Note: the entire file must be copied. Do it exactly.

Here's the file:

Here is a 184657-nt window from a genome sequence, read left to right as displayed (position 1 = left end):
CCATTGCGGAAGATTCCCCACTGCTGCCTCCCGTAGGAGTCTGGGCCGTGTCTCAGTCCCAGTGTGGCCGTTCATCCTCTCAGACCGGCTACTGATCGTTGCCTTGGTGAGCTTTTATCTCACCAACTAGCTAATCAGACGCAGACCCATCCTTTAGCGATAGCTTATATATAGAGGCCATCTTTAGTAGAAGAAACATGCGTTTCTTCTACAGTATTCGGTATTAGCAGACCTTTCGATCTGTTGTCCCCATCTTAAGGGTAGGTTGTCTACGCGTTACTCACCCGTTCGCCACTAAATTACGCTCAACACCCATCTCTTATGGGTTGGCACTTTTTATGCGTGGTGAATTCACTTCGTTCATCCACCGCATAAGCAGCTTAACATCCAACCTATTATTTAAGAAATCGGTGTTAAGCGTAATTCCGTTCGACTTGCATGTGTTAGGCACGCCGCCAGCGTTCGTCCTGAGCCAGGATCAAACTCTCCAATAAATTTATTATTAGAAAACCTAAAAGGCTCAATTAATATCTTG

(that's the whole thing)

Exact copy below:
Here is a 184657-nt window from a genome sequence, read left to right as displayed (position 1 = left end):
CCATTGCGGAAGATTCCCCACTGCTGCCTCCCGTAGGAGTCTGGGCCGTGTCTCAGTCCCAGTGTGGCCGTTCATCCTCTCAGACCGGCTACTGATCGTTGCCTTGGTGAGCTTTTATCTCACCAACTAGCTAATCAGACGCAGACCCATCCTTTAGCGATAGCTTATATATAGAGGCCATCTTTAGTAGAAGAAACATGCGTTTCTTCTACAGTATTCGGTATTAGCAGACCTTTCGATCTGTTGTCCCCATCTTAAGGGTAGGTTGTCTACGCGTTACTCACCCGTTCGCCACTAAATTACGCTCAACACCCATCTCTTATGGGTTGGCACTTTTTATGCGTGGTGAATTCACTTCGTTCATCCACCGCATAAGCAGCTTAACATCCAACCTATTATTTAAGAAATCGGTGTTAAGCGTAATTCCGTTCGACTTGCATGTGTTAGGCACGCCGCCAGCGTTCGTCCTGAGCCAGGATCAAACTCTCCAATAAATTTATTATTAGAAAACCTAAAAGGCTCAATTAATATCTTG